Adjustment Disorders: Causes, types & Treatment

An adjustment disorder is a type of stress-related mental illness where a person cannot adjust with his parents, siblings, friends, colleagues, spouse or with those with whom he/she has a relationship. The person may feel anxious or depressed or even have suicidal thoughts. Their normal daily schedule or routine may feel distressing or stressful. They can make reckless decisions. In essence, these types of people have a hard time adjusting to change in their lives, and it has serious consequences in their personal and family & social life. Most of the time, people adjust to such changes within a few months. But if someone continues to feel miserable & self-destructive, the person has an adjustment disorder.

Adjustment disorder treatment usually is likely to help people to regain their emotional footing.

Symptoms: Symptoms vary from person to person. But for everyone with adjustment disorder symptoms begin within three months of a stressful event in their life.

Emotional symptoms:
1. Sadness and depression
2. Hopelessness
3. Lack of enjoyment
4. Nervousness
5. Crying/ weeping spells
6. Restlessness
7. Anxiety which may include separation anxiety
8. Worry
9. Anger
10. Desperation
11. Trouble in sleeping
12. Difficulty concentrating
13. Feeling overwhelmed
14. Thought of suicide

Behavioural symptoms:
1. Fighting, quarrelling
2. Reckless driving/ movement
3. Ignoring bills/spending without thought
4. Avoiding family/ friends/ colleagues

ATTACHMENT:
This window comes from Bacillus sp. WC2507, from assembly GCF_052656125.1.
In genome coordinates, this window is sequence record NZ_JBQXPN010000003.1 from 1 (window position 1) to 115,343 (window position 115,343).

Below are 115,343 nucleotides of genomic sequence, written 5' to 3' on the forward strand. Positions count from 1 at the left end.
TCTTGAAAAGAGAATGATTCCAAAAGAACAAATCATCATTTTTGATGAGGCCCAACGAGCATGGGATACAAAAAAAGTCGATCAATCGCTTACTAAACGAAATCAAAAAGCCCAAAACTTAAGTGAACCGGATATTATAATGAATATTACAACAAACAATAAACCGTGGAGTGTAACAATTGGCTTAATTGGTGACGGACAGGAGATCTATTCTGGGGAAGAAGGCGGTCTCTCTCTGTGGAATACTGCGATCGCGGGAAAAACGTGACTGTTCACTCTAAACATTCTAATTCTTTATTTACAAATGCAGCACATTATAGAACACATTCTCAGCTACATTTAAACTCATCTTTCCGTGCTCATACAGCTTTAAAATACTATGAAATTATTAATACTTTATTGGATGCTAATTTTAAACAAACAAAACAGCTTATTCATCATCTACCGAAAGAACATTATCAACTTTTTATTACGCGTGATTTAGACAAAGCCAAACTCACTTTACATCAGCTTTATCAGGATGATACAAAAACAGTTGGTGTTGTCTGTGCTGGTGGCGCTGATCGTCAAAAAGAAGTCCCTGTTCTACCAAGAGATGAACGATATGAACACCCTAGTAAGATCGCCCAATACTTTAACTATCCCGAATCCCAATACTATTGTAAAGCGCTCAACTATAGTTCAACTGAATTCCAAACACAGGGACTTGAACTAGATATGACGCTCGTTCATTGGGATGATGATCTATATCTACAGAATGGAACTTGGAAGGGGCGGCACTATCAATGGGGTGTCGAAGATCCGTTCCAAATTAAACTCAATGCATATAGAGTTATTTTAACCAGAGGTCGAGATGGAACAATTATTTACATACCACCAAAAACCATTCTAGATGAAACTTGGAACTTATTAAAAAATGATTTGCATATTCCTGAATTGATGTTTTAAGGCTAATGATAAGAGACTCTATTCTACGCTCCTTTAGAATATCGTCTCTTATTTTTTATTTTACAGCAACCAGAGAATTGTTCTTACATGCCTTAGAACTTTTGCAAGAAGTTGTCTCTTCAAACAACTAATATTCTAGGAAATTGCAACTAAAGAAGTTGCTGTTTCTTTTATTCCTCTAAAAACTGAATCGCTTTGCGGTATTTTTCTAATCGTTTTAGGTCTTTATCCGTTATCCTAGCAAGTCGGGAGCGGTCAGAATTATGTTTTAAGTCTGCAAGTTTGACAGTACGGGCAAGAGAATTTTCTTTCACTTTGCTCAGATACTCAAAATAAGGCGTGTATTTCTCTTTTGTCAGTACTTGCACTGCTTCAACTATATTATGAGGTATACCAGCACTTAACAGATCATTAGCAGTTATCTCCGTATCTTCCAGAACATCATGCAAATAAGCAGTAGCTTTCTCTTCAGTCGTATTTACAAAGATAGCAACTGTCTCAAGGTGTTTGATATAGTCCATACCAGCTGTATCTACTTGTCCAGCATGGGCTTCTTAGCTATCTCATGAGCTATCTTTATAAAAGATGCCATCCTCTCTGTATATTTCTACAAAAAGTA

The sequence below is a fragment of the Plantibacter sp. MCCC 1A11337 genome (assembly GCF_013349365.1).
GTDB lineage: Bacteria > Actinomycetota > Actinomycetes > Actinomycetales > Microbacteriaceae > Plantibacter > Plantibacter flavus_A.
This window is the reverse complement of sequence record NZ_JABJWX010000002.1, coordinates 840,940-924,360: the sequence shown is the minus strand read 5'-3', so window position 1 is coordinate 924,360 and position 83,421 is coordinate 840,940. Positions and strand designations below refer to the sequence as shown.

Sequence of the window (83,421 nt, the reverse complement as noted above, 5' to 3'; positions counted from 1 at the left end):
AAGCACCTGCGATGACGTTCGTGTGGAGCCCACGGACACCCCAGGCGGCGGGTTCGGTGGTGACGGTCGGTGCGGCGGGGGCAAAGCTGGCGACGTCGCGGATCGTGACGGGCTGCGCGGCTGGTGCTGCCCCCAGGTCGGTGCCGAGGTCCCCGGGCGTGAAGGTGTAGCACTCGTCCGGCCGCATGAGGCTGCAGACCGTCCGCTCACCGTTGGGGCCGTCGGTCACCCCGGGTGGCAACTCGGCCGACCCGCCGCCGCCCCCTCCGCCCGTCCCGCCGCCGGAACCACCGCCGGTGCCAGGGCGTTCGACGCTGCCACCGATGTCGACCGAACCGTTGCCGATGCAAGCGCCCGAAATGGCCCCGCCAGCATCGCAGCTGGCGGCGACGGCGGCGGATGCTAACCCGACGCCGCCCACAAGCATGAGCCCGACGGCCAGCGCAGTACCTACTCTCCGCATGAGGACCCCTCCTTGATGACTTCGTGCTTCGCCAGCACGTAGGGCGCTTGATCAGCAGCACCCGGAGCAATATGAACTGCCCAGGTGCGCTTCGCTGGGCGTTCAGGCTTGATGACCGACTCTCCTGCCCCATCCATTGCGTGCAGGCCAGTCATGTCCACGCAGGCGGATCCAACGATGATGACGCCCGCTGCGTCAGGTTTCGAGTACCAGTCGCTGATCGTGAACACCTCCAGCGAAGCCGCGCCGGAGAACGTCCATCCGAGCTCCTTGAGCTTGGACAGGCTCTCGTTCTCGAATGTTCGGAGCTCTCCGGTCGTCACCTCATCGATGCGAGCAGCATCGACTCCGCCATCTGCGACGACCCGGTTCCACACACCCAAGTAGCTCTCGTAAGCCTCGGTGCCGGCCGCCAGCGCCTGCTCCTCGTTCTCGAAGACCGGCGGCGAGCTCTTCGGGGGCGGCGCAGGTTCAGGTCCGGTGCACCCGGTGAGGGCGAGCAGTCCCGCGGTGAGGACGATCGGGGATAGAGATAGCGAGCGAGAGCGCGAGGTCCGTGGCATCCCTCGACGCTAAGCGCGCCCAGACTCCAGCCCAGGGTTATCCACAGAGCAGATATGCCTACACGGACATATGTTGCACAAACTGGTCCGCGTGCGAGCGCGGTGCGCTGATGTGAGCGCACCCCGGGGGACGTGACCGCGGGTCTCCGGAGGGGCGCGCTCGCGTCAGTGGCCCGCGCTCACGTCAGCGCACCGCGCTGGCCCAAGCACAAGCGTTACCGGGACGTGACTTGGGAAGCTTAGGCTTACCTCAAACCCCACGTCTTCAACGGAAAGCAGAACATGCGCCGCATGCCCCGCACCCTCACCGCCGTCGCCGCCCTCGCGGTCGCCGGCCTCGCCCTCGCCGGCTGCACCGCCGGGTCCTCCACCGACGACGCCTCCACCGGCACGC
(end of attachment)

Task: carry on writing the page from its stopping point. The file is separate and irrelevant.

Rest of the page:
5. Performing poorly in school or at work/business.
6. Skipping school/ absent from work
7. Destroying property

Types:
The adjustment disorder can be acute (less than 6 months) and chronic (more than 6 months). Types of adjustment disorder can be the following:

1. Adjustment disorder with depressed mood
2. Adjustment disorder with anxiety
3. Adjustment disorder with mixed anxiety and depressed mood
4. Adjustment disorder with disturbance of conduct
5. Adjustment disorder with mixed disturbance of emotions and conduct

Causes: Researchers have found diverse causes. It can be seen with other mental disorders, the cause is likely complex and may involve genetics, life experiences, disappointed love, separation or divorce, break-up, temperament and even changes in the natural chemicals in the brain.

Risk factors: Among children and teenagers, both boys and girls have about the same chance of having adjustment disorders. Among adults, women are twice as likely to be diagnosed with adjustment disorder. Both positive and negative events can cause extreme stress.

Some stressful situation includes:
1. Being diagnosed with a serious illness
2. Problem in school/workplace/business
3. Divorce, separation or relationship breakup
4. Job loss/ loss in business/failure to obtain an expected result in the exam
5. Having a baby especially newborn
6. Financial problems
7. Physical assault
8. Emotional trauma
9. Surviving a disaster
10. Retirement
11. Death of a loved one
12. Going away from school

In some cases, people who face an ongoing stressful situation – such as living in a crime-ridden neighbourhood – can reach a breaking point and develop an adjustment disorder.

Life experiences:
If a person generally does not cope well with change or does not have a strong support system within his family or intimate relationship, then he/she may be more likely to have an extreme reaction to a stressful event.